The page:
This fall's deer count revealed an uptick in the number of the animals spotted in Ashland, even though there were fewer volunteers fanning out across town.
Last fall, 96 volunteers covering 67 sections of the city spotted 187 deer during a half-hour count at dawn. This October, 65 volunteers covered 56 sections and counted 192 deer.
Two deer-count data cards have yet to be turned in, so the count could rise, said Southern Oregon University Biology Department Chairman Michael Parker, one of the organizers. "It will be comparable to last year. We did see more deer, but not a substantially different number," he said.
The counts are meant to give residents and scientists a baseline of information about deer numbers in town.
Some residents welcome the creatures, while others say they gobble up gardens and landscaping, collide with vehicles and threaten pets and people.
Ashland also has had several incidents of deer — especially does during fawning season — acting aggressively and attacking dogs.
The deer count covers animals that volunteers can spot, not deer hidden in backyards, dense vegetation and other secluded spots.
Parker said the counts can be used to estimate deer population sizes.
He estimated there were 280 to 340 deer in town last fall, and 296 to 356 deer in town this fall.
Parker said this fall's count revealed that deer numbers remain high in and around Lithia Park and above Siskiyou Boulevard out to Walker Avenue.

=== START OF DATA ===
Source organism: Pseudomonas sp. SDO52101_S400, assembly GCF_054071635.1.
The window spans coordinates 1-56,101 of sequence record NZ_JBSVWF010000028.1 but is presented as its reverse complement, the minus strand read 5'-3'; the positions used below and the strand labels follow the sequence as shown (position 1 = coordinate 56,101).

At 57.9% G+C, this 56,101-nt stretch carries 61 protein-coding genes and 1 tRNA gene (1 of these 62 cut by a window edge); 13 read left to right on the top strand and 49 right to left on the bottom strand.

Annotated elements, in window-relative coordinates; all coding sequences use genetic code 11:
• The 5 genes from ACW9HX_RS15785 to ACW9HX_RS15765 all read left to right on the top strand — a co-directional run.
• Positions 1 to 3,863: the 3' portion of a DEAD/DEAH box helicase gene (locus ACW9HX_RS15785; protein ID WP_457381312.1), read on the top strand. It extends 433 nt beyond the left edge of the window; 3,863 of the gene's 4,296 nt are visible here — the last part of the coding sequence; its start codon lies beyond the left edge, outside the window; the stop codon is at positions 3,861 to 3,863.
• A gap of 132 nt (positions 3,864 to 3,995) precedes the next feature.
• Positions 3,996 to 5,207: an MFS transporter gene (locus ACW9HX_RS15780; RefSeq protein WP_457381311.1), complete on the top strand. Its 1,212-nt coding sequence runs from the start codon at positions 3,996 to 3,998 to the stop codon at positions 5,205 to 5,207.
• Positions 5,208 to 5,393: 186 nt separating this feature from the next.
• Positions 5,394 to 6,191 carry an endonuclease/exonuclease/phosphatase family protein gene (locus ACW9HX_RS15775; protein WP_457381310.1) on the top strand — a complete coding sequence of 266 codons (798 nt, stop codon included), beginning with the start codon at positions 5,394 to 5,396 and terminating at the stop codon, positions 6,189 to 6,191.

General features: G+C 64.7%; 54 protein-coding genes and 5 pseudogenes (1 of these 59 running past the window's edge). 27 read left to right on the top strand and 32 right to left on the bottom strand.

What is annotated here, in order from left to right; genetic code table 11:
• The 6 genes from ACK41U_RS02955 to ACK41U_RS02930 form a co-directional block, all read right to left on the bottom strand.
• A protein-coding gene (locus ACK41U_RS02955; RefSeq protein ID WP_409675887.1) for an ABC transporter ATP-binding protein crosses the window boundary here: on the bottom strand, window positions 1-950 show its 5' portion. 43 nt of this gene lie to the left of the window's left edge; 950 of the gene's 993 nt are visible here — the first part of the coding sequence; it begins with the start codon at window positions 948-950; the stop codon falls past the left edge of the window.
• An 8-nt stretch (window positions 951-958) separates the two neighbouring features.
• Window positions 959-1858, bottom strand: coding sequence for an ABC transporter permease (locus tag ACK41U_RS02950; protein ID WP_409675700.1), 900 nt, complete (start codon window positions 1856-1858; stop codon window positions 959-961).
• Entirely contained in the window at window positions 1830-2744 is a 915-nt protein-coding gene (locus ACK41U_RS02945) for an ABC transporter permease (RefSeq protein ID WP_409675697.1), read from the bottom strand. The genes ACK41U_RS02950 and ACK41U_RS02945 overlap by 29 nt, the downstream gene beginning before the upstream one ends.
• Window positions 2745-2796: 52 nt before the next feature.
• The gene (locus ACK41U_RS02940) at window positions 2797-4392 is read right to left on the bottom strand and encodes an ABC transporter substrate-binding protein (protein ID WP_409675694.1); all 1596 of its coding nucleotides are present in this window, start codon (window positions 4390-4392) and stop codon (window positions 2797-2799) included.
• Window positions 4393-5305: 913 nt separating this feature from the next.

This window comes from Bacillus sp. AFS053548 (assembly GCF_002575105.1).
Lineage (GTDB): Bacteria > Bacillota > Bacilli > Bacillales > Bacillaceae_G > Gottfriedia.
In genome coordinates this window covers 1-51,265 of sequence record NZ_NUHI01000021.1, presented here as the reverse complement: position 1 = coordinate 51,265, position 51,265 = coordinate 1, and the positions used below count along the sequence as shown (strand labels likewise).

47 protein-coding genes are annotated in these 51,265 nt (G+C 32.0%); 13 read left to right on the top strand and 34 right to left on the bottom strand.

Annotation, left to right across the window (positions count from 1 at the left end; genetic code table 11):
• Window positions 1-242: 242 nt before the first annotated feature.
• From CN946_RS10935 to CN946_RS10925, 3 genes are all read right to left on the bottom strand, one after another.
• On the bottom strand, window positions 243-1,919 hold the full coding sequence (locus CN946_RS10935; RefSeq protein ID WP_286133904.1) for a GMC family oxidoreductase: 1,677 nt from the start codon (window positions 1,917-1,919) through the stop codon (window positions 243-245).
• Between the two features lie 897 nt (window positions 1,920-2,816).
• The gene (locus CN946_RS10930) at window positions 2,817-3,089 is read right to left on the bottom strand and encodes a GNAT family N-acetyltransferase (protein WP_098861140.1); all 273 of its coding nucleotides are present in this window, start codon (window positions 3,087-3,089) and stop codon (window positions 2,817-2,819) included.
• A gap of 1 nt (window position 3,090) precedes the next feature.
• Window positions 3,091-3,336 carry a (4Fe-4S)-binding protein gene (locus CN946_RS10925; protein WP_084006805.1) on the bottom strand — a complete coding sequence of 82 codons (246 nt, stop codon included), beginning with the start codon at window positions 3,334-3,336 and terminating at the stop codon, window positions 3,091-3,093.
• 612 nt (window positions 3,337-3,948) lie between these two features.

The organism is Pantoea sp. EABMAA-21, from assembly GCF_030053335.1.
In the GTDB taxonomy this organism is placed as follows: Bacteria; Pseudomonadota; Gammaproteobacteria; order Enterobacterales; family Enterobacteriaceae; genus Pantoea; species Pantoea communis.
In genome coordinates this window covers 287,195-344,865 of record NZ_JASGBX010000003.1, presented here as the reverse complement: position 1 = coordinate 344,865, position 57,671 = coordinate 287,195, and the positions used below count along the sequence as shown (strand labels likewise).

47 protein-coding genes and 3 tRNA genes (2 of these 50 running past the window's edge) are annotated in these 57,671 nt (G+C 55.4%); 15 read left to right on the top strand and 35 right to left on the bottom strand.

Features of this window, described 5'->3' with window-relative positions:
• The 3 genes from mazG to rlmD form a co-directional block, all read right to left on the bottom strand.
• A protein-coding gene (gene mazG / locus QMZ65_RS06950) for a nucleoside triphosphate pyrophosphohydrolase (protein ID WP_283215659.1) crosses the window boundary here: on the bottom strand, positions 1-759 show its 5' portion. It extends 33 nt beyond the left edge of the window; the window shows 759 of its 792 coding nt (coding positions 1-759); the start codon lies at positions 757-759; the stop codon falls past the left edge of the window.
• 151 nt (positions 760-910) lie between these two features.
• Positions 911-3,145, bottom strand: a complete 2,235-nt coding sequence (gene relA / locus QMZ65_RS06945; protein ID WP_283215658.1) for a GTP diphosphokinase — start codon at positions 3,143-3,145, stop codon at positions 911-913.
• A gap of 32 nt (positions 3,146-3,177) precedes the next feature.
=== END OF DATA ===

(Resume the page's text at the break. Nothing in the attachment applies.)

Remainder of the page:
Below the boulevard, deer numbers are highest in the North Mountain Park area, he said.
The fewest deer were spotted in Oak Knoll Public Golf Course neighborhoods, which border Interstate 5 and light industrial areas, Parker said.
Parker said there were probably fewer volunteers for this fall's deer count because interest naturally wanes.
Some fall 2011 volunteers asked to be dropped off the deer count's email list after a debate erupted last spring over how the count results might be used.
A spring count was canceled in the wake of the arguments.
Parker said organizers plan on having the first spring deer count in 2013.
A handful of residents have advocated hunting deer with bows and arrows in town. City officials have no plans to institute a deer hunt.
Instead, the Ashland City Council adopted a deer feeding ban this year and also allowed higher fences so residents could protect their property from deer.
Past research has shown that deer feeding bans don't necessarily reduce deer populations in cities, but they can cut down on the risk of deer clustering around feeding sites and reduce deer vs. vehicle collisions.
Biologists and wildlife agency officials generally warn against deer feeding, which can cause the spread of diseases among the animals and habituate them to humans.
Ashland's deer feeding ban also covers wild turkeys, raccoons, bears, cougars, coyotes and wolves.
People can still feed wild birds, except for turkeys.
People who get caught knowingly feeding wildlife will get a written notification and then must remove the attractant within two days. People who don't comply can be cited for a Class 1 violation.
The total fine plus fees for a Class 1 violation can reach $435, according to Ashland Municipal Court staff.
People cannot knowingly place, distribute or store food, garbage or any other attractant, such as a salt lick, to draw in deer or other wildlife listed in the ordinance.
Parker said some residents have reported that the deer-feeding ban is working and they are seeing less damage to neighborhood gardens.
Staff reporter Vickie Aldous can be reached at 541-479-8199 or firstname.lastname@example.org.